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April 07, 2023

To boost men's health, American sports teams should look to European soccer clubs

Fans in Training programs, popularized by Scotland's pro football franchises, provide motivation for die-hards to exercise and eat healthier

Men's Health 50-Plus Men
Fans in Training Source/Image licensed from Ingram Image

Fans in training programs, which originated with Scotland's professional soccer clubs, leverage men's love for their favorite sports teams as motivation to lose weight, exercise more frequently and eat healthier.

Men worldwide share a need to improve their health behaviors. Obesity, diabetes and behavior-impacted diseases are creating havoc across the globe, increasingly infiltrating younger generations.

The perennial challenge is finding motivation. Experts place a premium on finding our "why" in social relationships, suggesting that our emotions have the power to drive behavioral change like nothing else. They're right. International programs that leverage the inspiration found in a man's fandom for his sports teams are a great example. Yes, you read that correctly.

For more than a decade, a men's health and fitness approach that originated in the United Kingdom – and based on the affinity that men have for their professional sports franchises – has been prompting men to work out, eat right and learn how to live healthy. The initiatives are grounded in a partnership model that includes the franchises, government and academic institutions.

With promising results, the only question is when these tactics will be embraced by American teams?

Football Fans in Training

The first of these efforts was the Football Fans in Training, or FITT, program. It emerged in Scotland, formed through a collaboration of the Universities of Glasgow, Aberdeen, Dundee and Edinburgh, and the Scottish Premier League Trust. The program was tested in 11 of the top professional soccer clubs in the fall of 2010 and spring of 2011. Scotland's National Institute for Health Research and the Football Pools funded the experiment, which targeted overweight and obese men ages 35-65.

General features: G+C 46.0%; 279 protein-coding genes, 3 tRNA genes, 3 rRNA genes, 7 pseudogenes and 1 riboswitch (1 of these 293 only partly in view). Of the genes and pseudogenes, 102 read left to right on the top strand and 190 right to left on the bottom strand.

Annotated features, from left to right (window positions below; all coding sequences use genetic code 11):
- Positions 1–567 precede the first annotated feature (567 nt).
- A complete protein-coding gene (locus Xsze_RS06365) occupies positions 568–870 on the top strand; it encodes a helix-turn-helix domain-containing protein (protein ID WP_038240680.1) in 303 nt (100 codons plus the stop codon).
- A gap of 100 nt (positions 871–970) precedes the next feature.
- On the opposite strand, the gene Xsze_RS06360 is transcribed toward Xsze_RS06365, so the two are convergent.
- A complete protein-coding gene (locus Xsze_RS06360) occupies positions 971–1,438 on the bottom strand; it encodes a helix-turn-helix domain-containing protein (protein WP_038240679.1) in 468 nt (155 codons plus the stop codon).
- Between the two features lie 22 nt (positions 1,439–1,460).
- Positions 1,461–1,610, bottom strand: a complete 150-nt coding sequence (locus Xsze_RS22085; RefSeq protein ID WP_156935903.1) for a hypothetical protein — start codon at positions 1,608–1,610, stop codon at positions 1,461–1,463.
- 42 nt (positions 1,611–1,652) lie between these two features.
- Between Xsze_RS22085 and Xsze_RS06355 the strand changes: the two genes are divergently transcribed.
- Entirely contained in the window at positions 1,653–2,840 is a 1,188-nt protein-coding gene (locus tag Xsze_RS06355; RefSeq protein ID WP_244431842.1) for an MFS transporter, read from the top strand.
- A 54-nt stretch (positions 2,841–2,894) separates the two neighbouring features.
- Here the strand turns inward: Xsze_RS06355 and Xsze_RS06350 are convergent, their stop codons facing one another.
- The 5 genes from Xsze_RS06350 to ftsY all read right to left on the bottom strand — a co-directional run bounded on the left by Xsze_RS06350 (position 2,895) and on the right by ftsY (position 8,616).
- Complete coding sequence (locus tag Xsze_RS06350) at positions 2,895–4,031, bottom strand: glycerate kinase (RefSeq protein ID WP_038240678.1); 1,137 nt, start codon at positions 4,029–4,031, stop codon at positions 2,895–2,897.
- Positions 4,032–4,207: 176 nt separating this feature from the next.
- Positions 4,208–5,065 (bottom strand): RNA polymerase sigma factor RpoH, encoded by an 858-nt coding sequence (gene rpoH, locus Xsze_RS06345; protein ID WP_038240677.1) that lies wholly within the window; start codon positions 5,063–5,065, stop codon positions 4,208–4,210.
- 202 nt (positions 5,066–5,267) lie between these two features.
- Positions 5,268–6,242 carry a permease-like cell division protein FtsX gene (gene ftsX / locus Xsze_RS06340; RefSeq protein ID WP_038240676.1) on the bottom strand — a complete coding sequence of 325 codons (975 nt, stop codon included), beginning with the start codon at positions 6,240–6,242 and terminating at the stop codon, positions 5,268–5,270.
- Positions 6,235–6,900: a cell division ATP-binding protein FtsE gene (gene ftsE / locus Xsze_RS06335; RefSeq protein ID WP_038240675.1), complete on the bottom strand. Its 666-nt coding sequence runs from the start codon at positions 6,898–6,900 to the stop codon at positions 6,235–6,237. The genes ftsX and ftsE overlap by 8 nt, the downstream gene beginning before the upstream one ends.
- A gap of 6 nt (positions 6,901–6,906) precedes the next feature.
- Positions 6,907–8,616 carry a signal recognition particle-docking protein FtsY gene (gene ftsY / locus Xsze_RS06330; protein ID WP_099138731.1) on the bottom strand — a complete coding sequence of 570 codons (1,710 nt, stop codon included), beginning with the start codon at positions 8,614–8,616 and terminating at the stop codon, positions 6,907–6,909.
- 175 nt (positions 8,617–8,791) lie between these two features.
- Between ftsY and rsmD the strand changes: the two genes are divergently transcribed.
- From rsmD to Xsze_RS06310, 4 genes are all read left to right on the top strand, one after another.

The goal was to incentivize weight reduction through physical activity and improved diet. The linchpin was the involvement of the professional soccer teams and their ability cut through the common barriers to physical activity and a man's serious attention to his health. Participants trained at team facilities and were led by team-affiliated personnel. They received franchise-branded t-shirts and were occasionally visited by players – all at no cost.

The 12-week program included physical group exercises and drills, as well as instruction on diet. The program emphasized lifestyle education, not just weight reduction. Most notable was the peer support among the men. Shared physical and social experiences created a comfortable environment that made the program highly popular. One year after completing the program, FITT participants had lost, on average, nearly 11 pounds more than a control group that did not participate. Studies showed that they were inspired to adopt self-defined goals and start other forms of physical activity.

Today, FFIT continues under the operation of the Scottish Professional Football League Trust, with all of Scotland's 12 premier clubs and 21 lower division teams participating. In Scotland alone, as of 2021, 5,000 men and 2,000 women had participated. And through a spin-off called the Active Fans & Healthy Football league program, the model has been extended to both men and women elsewhere in the U.K., the Netherlands, Belgium, Germany, Hungary and Norway.

EuroFit and worldwide growth